While this technique might work, it’s strongly discouraged by medical professionals. Ditching the SPF leaves your complexion at high risk of damage from UV rays, which, with time, can cause wrinkles, sagging, and even skin cancer. Don’t worry though—there’s plenty of ways to achieve that sculpted look without compromising your health.


Face Icing

Face icing – where ice or very cold water is applied to the skin – is making a comeback on social media platforms. The trend has a variety of skincare benefits including soothing redness, exfoliating the skin, and controlling blemishes. Although these qualities may seem alluring, the practice isn’t without its risks as prolonged exposure to extreme temperatures can cause the skin to age prematurely.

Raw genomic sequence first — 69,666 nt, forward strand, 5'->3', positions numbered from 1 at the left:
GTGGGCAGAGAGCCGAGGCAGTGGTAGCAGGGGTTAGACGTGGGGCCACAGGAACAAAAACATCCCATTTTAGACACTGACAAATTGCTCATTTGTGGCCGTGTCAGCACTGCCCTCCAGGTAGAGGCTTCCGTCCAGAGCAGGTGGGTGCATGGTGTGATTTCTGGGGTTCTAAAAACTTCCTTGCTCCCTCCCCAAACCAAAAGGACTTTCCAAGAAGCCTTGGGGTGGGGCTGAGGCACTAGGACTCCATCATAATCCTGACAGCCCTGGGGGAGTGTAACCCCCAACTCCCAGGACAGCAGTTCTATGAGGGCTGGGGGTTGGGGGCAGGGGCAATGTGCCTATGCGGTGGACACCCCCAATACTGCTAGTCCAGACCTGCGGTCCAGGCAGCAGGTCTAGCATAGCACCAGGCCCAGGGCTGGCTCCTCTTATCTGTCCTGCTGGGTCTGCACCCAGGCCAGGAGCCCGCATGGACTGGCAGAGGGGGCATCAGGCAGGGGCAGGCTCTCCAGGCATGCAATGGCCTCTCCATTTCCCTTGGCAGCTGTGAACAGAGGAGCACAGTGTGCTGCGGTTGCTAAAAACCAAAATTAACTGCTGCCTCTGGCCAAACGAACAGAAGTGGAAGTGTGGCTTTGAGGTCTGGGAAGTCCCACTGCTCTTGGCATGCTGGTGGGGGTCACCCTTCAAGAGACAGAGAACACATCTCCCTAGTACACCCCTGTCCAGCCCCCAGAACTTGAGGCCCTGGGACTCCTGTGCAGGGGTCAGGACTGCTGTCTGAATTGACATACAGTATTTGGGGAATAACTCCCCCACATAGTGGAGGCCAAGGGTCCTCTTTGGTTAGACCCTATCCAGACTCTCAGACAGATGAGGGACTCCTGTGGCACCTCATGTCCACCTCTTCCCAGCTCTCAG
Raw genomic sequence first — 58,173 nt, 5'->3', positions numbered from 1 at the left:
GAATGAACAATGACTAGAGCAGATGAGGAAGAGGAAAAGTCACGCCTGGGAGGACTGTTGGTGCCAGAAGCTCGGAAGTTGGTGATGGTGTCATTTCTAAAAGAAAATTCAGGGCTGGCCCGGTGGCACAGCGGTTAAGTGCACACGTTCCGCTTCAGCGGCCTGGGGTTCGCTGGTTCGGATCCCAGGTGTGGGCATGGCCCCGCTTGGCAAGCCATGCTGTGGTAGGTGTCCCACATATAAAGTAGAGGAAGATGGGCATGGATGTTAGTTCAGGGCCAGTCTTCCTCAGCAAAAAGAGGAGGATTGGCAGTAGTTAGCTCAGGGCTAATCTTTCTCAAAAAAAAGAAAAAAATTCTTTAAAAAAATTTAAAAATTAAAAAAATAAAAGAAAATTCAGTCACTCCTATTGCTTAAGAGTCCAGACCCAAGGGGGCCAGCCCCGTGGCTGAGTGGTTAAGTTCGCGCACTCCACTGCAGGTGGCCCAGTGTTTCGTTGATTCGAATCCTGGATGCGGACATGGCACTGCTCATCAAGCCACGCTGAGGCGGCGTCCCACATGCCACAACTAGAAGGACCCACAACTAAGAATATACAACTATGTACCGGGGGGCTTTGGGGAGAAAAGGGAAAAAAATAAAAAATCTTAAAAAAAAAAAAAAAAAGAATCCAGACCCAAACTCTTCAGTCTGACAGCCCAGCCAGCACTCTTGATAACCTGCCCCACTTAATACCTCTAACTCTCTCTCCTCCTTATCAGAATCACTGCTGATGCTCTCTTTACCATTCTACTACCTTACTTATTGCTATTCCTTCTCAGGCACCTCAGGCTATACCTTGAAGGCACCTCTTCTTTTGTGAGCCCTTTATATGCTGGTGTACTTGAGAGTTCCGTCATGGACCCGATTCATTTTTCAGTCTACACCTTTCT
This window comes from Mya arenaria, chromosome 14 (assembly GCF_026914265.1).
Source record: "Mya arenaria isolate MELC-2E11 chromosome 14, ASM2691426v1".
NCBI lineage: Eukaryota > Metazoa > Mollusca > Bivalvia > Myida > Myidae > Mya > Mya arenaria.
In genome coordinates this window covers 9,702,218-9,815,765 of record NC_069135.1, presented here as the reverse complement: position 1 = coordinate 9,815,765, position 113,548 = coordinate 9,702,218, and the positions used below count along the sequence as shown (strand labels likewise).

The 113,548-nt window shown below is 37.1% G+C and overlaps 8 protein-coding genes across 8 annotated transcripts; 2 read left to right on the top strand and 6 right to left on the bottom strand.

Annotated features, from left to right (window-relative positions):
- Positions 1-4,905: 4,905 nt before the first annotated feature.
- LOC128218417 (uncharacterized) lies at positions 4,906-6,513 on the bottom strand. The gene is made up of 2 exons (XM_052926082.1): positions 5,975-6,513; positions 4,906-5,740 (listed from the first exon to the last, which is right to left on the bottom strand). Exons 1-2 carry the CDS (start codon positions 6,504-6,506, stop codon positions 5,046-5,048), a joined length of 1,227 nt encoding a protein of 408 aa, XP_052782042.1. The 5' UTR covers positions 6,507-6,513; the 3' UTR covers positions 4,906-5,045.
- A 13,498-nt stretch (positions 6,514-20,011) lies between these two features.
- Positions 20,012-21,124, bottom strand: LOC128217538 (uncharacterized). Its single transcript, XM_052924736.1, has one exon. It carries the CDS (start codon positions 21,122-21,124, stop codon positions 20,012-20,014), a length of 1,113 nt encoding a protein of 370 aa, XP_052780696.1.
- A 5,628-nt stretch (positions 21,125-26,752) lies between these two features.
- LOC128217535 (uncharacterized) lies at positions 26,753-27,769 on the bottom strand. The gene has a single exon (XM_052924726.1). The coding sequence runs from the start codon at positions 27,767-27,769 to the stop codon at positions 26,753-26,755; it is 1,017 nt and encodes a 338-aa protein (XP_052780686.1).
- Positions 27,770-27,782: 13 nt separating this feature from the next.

Skin icing can also cause irritation and redness in people whose skin is susceptible and leaving ice on the skin for too long could cause burns and even frostbite. Anyone with thin, sensitive skin and broken capillaries should steer clear of the treatment.

Konstantin Vasyukevich, a facial plastic surgeon from The Cleveland Clinic, says: “Any extreme temperatures applied to the skin for a long time may not be beneficial. We know from life experience that for people whose skin is exposed to extreme temperatures, or for people who work outdoors, oftentimes the skin loses elasticity and collagen, so it begins to age as opposed to looking younger and healthier.”


Toothpaste Spot Treatment

The toothpaste spot treatment has long been a remedy of beauty pseudoscience, with celebrities swearing by the sticky trick as far back as the early noughties.

It’s made a comeback on TikTok over the past year and—surprise, surprise—is just as ineffective today as it was twenty years ago. Rather than heal your pimple, that glob of toothpaste is likely to aggravate it—leaving you with a nasty rash or even a chemical burn. Ouch!


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By Sarah Dann